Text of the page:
|Education and Training|
Training employees to live your brand
A UK marketing study done by Price Waterhouse Coopers showed that less than a third of senior managers believe their companies' external values are matched by its internal values. This misalignment is creating a massive threat to brands and to their customer loyalty.
Companies spend millions on building a brand only to disable it by neglecting to communicate with their employees on what the brand stands for and how to deliver it to its customers.
Without ongoing brand integration, the promises made to customers are fundamentally not achievable. As we move into an experience driven market, bridging the divide between what a brand says and what a brand does is key to the protection of market share and
If communicating with employees is all it takes to gain the competitive edge, then why are so few companies getting it right? It is largely due to the silo mentality within company departments, management's resistance to change and a lack of know how in the basics of branding at the operational level. These shortcomings are universal and not peculiar to any one industry. However it is a sobering thought that brands that do get it right out perform their competition by a ratio of three to one.
Executive management have to start recognising that their people are their biggest brand asset and that employees deliver a performance everyday that shapes a brand either positively or negatively in the minds of the consumer.
There is a direct correlation between customer service and increased revenue. He quotes the figures as a one percent improvement in employee loyalty equals a two percent improvement in the bottom line. In a study done in 1994, it was established that companies that consistently focus on developing a strong corporate culture over a period of several decades out performed companies that didn't by a factor of six and out performed the general stock market by a factor of 15. And between 1999 and 2002, companies with highly engaged employees generated a staggering 200% higher three year returns to shareholders than low commitment companies.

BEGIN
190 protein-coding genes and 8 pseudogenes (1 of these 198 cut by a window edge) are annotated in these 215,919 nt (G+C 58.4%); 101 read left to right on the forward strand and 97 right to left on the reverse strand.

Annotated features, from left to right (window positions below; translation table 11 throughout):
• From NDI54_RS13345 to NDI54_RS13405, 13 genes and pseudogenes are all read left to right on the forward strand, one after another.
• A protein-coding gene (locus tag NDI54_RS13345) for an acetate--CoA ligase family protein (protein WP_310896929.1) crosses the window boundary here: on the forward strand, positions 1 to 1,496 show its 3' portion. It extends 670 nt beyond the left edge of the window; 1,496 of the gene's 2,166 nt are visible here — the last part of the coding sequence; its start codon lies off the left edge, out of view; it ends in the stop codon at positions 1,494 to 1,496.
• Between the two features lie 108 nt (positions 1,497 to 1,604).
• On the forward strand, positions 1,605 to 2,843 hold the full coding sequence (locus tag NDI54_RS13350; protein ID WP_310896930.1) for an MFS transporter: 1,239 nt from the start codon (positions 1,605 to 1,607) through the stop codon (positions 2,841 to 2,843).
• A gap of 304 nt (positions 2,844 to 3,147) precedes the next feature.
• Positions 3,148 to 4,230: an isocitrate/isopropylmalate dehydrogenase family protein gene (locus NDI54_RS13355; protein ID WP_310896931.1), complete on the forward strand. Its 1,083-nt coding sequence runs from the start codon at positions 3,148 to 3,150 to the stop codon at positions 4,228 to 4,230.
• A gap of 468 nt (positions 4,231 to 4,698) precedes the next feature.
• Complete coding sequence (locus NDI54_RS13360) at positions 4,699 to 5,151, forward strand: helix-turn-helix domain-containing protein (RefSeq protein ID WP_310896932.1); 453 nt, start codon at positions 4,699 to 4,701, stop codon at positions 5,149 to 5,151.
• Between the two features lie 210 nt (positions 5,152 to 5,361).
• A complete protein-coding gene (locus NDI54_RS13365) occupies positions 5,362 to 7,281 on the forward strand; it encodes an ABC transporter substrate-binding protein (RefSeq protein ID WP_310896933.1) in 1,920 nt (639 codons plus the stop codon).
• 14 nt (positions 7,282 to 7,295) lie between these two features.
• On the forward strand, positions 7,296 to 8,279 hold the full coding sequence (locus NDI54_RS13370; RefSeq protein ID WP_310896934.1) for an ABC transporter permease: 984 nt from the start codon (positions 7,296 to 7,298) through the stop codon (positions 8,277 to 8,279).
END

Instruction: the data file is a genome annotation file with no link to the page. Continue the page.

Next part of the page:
Leadership alignment needs to take place in order for brand participation to filter down through the company to all levels. Processes need to be put in place with supporting systems and an employee focused culture needs to be developed, which has been summed up so well by Richard Branson. When asked who his customers are, he replied, “My staff."
The recipe for closing the brand gap is firstly based on a company's complete understanding of what its brand should mean to its target audience. Once this is established, a full independent brand audit needs to be conducted. This allows for benchmarking of the results of a customised brand behaviour improvement programme, which is inculcated into the culture of a company. For more immediate results, there are numerous experiential learning programmes available that are designed to synchronise human behaviour with institutional brand values based on what Ben Franklin once said: “Tell me and I will forget, show me and I will remember, involve me and I will understand."
One of the unusual training methods to instil brand appreciation is through the 'knockout' philosophy. The Scorpions are just one of many private and public organisations that have entered into a boxing ring under the eye of a professional trainer for a one day training session that starts the process of internal brand development. The physical activity reinforces behavioural change, which in turn has a positive impact on a brand.
A company's brand is nothing more than the promise made to its market and once all of its people are acting in accordance with that promise, the business will be in perfect alignment. Only then will it be possible to enjoy business leadership and an increased bottom line that comes with owning a powerful brand.
Terry Behan is the managing director of The Fearless Executive.